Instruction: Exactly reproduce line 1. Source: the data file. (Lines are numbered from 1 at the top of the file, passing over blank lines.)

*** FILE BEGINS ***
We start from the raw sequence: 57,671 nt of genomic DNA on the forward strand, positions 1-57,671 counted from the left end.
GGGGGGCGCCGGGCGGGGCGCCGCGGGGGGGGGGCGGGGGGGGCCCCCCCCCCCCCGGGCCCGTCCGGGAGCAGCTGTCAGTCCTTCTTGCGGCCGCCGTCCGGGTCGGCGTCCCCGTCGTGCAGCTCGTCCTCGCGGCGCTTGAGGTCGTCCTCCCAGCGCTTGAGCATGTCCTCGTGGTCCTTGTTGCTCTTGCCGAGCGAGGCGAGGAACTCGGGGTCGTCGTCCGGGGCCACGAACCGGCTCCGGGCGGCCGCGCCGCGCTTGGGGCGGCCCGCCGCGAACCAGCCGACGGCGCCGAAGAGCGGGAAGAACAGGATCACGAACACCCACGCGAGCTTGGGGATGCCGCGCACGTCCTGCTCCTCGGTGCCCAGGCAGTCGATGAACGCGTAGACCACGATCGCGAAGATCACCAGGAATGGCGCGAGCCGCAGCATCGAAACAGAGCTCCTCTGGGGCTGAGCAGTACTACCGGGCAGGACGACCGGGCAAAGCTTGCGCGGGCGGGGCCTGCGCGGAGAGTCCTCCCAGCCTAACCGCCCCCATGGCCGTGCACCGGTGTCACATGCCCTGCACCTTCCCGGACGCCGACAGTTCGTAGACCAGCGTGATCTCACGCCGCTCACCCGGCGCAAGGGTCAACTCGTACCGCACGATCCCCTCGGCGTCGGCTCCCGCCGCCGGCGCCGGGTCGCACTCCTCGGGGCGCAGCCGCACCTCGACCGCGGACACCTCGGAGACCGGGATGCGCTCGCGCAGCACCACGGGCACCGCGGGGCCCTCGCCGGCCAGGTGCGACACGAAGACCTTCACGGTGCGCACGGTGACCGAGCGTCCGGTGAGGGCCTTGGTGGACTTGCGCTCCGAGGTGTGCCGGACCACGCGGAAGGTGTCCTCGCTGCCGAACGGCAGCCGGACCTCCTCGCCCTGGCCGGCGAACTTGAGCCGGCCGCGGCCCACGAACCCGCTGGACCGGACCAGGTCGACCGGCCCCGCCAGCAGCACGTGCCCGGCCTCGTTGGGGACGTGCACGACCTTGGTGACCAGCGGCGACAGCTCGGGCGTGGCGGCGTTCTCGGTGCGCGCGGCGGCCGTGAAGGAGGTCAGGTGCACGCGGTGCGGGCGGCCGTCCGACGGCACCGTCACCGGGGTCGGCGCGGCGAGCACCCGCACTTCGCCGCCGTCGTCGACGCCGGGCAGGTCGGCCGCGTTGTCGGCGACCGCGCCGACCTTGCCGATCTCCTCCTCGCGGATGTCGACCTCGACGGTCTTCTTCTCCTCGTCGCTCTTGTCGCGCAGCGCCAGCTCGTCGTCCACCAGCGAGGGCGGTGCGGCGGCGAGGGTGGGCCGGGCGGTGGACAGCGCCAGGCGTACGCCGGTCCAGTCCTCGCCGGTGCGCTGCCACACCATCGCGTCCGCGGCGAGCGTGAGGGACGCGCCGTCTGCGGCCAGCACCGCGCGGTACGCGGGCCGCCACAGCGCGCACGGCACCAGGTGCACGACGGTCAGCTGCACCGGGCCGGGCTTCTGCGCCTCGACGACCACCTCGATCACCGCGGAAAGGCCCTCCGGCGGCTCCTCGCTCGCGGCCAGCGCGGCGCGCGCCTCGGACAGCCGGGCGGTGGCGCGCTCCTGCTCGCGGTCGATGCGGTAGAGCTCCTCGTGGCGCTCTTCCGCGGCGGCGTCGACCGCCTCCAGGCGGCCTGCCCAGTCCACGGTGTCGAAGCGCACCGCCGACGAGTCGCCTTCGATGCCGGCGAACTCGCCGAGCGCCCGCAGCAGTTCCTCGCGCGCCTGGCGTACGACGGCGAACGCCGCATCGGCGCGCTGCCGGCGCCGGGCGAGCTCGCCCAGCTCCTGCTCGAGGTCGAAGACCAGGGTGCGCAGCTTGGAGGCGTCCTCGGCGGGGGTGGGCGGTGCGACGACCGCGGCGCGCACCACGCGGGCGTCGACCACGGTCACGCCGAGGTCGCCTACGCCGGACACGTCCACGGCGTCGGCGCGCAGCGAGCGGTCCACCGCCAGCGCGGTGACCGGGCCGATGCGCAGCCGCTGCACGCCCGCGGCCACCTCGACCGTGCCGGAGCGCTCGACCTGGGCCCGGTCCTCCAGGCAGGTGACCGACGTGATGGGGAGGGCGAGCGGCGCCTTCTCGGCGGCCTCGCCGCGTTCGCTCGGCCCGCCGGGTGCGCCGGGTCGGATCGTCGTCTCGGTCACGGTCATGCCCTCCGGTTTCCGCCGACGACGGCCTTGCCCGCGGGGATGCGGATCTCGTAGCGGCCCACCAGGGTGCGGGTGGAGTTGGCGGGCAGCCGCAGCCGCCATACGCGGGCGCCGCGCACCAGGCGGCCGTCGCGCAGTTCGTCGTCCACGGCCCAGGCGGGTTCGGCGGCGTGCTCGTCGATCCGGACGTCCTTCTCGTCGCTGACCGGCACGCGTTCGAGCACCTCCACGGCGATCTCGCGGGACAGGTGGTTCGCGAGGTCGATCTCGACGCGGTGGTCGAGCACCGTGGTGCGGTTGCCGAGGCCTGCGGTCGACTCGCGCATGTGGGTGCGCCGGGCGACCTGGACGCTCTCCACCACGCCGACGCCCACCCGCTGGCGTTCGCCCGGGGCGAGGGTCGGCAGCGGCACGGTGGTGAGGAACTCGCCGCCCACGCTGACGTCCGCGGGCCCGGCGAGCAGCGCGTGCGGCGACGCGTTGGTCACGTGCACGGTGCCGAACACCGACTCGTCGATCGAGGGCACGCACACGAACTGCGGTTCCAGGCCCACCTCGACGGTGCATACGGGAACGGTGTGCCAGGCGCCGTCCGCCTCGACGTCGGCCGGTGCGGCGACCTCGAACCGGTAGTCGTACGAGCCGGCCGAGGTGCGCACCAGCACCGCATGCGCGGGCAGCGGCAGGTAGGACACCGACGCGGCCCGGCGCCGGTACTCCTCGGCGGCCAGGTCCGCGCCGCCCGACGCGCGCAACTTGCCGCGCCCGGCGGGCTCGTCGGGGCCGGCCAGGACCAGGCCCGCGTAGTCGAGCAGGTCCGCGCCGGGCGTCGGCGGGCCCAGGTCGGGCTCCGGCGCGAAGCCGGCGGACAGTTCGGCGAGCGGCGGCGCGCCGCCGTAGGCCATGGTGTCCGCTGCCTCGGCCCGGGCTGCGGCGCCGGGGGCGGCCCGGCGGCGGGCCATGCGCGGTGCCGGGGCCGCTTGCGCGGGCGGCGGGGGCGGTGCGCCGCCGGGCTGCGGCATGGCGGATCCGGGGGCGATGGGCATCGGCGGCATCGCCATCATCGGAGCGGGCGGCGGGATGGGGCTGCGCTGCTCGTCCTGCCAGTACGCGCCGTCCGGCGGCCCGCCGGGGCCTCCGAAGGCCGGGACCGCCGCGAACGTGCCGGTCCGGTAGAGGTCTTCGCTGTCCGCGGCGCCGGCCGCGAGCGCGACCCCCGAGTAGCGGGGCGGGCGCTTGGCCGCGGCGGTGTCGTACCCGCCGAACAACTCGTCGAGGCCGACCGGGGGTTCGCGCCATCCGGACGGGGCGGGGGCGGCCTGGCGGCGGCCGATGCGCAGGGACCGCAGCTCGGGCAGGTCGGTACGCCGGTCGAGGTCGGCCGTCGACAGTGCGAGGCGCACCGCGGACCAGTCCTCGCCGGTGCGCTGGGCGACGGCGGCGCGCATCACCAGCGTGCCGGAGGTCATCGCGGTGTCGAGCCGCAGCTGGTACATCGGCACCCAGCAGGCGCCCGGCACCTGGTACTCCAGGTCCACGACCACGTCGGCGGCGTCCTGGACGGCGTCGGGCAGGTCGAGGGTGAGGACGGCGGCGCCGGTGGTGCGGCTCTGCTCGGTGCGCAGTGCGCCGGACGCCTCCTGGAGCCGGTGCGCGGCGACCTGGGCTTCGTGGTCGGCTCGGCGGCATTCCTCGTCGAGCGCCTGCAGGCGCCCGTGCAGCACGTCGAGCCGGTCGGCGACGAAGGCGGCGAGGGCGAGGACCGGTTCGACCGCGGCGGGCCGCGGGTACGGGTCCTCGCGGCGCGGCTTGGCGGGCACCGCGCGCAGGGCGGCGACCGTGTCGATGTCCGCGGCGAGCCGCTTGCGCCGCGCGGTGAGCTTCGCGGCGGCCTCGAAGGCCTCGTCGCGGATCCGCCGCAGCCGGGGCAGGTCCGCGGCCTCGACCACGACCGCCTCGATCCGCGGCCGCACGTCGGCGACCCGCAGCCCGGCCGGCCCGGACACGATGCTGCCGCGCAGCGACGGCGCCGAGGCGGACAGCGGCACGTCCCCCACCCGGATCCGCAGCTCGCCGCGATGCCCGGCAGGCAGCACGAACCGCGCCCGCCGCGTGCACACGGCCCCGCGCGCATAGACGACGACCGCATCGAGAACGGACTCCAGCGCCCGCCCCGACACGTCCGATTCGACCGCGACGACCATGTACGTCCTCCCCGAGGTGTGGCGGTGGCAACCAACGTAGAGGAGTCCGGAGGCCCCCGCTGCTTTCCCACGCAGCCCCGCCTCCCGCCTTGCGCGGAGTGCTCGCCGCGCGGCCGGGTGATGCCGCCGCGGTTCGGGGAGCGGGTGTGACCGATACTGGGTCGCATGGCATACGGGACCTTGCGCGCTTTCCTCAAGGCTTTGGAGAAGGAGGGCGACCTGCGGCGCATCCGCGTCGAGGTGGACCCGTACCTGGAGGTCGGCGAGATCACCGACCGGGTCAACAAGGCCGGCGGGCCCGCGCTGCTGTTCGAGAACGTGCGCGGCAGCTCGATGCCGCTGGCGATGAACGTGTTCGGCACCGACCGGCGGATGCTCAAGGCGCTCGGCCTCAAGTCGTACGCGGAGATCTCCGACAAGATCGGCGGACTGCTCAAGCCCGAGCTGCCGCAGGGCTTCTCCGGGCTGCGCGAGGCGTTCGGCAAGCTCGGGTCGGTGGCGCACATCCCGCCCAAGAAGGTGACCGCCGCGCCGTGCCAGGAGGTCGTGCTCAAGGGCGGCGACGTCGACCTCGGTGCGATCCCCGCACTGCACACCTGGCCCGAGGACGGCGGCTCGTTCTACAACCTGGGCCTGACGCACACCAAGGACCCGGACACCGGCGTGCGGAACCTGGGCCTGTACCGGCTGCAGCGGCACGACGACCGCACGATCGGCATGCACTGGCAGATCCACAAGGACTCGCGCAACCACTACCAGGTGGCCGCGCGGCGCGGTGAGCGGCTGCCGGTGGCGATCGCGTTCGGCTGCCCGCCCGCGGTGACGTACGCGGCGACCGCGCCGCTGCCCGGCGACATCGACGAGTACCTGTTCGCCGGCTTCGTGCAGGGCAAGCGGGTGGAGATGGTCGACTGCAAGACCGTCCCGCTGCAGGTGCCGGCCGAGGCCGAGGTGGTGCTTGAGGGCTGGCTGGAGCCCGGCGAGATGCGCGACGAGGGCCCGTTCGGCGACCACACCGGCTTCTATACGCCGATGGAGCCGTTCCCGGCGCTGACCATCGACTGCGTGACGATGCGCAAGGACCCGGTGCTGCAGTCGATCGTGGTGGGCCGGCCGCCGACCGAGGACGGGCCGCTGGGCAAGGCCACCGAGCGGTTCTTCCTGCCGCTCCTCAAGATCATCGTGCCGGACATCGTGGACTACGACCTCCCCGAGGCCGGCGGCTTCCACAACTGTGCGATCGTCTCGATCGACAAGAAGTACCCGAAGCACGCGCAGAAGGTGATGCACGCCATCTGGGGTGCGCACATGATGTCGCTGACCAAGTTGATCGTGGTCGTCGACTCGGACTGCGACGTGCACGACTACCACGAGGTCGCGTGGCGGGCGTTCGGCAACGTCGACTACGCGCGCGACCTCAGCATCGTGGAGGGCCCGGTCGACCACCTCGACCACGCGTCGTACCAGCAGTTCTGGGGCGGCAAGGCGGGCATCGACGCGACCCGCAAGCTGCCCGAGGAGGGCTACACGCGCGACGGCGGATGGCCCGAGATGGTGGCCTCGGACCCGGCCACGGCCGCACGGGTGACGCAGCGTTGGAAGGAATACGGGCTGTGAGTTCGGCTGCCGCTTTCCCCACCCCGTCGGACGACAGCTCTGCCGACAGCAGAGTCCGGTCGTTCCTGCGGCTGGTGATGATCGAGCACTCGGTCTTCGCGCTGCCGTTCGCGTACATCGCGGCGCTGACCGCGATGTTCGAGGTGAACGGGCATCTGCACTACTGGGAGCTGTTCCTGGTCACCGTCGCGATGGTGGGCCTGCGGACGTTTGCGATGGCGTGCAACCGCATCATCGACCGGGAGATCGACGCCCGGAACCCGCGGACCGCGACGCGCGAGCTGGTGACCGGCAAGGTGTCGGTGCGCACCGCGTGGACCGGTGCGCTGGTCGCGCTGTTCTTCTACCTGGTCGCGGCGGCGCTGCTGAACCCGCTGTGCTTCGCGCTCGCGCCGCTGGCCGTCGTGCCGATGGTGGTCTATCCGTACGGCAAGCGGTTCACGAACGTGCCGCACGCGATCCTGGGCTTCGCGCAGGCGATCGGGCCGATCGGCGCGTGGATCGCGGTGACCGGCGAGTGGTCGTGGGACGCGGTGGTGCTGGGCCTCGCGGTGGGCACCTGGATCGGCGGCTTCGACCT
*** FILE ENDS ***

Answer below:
We start from the raw sequence: 57,671 nt of genomic DNA on the forward strand, positions 1-57,671 counted from the left end.